Newsflash Men: Not Cheating Is Not Enough To Make It Work

6 comments
January 30, 2013 ‐ By

 

Source: Shutterstock

Source: Shutterstock

On Monday night’s episode of “Love & Hip-Hop,” ghostwriting rapper Consequence and his girlfriend Jen the Pen engaged in yet another one of many arguments we’ve seen between the pair about their lifestyle and child-rearing. Jen, through tears, tried to explain why she’s having a tough time with the idea of the couple’s son being raised Muslim — even though she already agreed to it, which is a different discussion — and Cons, as she calls him, hit her with what she called an “eff you,” when he basically said if this is all she has to complain about she should be happy. In his words, out of all the things he does that Jen doesn’t like, at the end of the day he’s faithful to her, and for that reason, she’s spoiled.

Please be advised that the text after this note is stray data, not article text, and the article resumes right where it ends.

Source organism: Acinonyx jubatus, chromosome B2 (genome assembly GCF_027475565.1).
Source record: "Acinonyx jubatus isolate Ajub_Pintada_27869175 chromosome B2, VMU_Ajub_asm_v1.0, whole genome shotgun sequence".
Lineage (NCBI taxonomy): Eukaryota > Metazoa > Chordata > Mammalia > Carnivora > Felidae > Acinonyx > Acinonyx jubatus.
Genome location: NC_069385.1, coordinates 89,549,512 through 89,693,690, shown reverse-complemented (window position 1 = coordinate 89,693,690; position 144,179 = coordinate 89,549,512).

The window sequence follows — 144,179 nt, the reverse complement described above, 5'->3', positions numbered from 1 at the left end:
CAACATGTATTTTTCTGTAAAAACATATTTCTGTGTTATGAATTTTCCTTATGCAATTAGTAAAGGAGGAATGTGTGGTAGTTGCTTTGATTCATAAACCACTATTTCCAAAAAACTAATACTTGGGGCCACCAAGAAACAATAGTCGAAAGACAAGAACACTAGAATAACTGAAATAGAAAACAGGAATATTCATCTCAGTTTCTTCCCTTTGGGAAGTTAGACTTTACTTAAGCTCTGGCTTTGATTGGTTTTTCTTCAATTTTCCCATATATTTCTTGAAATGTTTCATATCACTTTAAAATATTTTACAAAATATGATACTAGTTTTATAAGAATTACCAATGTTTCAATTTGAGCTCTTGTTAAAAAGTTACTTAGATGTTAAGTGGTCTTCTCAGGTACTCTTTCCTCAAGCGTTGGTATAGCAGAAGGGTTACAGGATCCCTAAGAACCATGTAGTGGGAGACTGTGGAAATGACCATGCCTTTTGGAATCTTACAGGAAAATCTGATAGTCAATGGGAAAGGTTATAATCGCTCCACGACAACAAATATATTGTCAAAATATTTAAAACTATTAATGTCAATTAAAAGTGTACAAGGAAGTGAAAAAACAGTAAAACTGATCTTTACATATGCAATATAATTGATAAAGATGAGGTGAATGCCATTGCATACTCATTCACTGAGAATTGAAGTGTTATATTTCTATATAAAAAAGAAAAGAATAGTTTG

Yeah, let that simmer.

After I checked the Twitterverse to make sure that’s what that negro had actually said, immediately my mind started going into total recall and I remembered this was not the first time I’d heard this sentiment. My ex had a similar philosophy about relationships and my right — or lack of — to complain when he wasn’t doing what I needed him to do. Like Consequence, he totally overlooked all the things I said I needed outside of fidelity and sufficed that if he wasn’t cheating, at the end of the night I should be able to rest my head on a pillow next to him and sleep rather soundly. Surprise, surprise, that didn’t happen.